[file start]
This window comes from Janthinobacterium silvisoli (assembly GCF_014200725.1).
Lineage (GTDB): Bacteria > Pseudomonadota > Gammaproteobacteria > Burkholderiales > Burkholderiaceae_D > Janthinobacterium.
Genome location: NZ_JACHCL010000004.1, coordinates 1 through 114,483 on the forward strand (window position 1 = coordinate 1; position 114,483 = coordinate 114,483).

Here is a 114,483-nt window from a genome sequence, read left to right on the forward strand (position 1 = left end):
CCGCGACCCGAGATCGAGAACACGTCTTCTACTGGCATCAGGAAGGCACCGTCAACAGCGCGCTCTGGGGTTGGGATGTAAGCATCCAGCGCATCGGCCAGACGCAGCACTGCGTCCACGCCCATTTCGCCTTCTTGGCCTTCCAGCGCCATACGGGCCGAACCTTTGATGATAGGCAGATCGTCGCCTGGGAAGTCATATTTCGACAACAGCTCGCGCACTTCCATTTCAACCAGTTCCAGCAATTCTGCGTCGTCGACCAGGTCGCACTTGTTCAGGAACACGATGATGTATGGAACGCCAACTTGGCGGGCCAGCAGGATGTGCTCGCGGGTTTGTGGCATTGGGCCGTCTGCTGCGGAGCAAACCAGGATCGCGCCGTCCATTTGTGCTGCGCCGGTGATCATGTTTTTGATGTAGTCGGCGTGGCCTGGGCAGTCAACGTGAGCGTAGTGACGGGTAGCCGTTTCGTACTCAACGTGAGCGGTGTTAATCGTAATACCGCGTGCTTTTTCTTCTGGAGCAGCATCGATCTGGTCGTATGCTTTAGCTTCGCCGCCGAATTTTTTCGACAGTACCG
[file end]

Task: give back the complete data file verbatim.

This window comes from Janthinobacterium silvisoli (assembly GCF_014200725.1).
Lineage (GTDB): Bacteria > Pseudomonadota > Gammaproteobacteria > Burkholderiales > Burkholderiaceae_D > Janthinobacterium.
Genome location: NZ_JACHCL010000004.1, coordinates 1 through 114,483 on the forward strand (window position 1 = coordinate 1; position 114,483 = coordinate 114,483).

Here is a 114,483-nt window from a genome sequence, read left to right on the forward strand (position 1 = left end):
CCGCGACCCGAGATCGAGAACACGTCTTCTACTGGCATCAGGAAGGCACCGTCAACAGCGCGCTCTGGGGTTGGGATGTAAGCATCCAGCGCATCGGCCAGACGCAGCACTGCGTCCACGCCCATTTCGCCTTCTTGGCCTTCCAGCGCCATACGGGCCGAACCTTTGATGATAGGCAGATCGTCGCCTGGGAAGTCATATTTCGACAACAGCTCGCGCACTTCCATTTCAACCAGTTCCAGCAATTCTGCGTCGTCGACCAGGTCGCACTTGTTCAGGAACACGATGATGTATGGAACGCCAACTTGGCGGGCCAGCAGGATGTGCTCGCGGGTTTGTGGCATTGGGCCGTCTGCTGCGGAGCAAACCAGGATCGCGCCGTCCATTTGTGCTGCGCCGGTGATCATGTTTTTGATGTAGTCGGCGTGGCCTGGGCAGTCAACGTGAGCGTAGTGACGGGTAGCCGTTTCGTACTCAACGTGAGCGGTGTTAATCGTAATACCGCGTGCTTTTTCTTCTGGAGCAGCATCGATCTGGTCGTATGCTTTAGCTTCGCCGCCGAATTTTTTCGACAGTACCG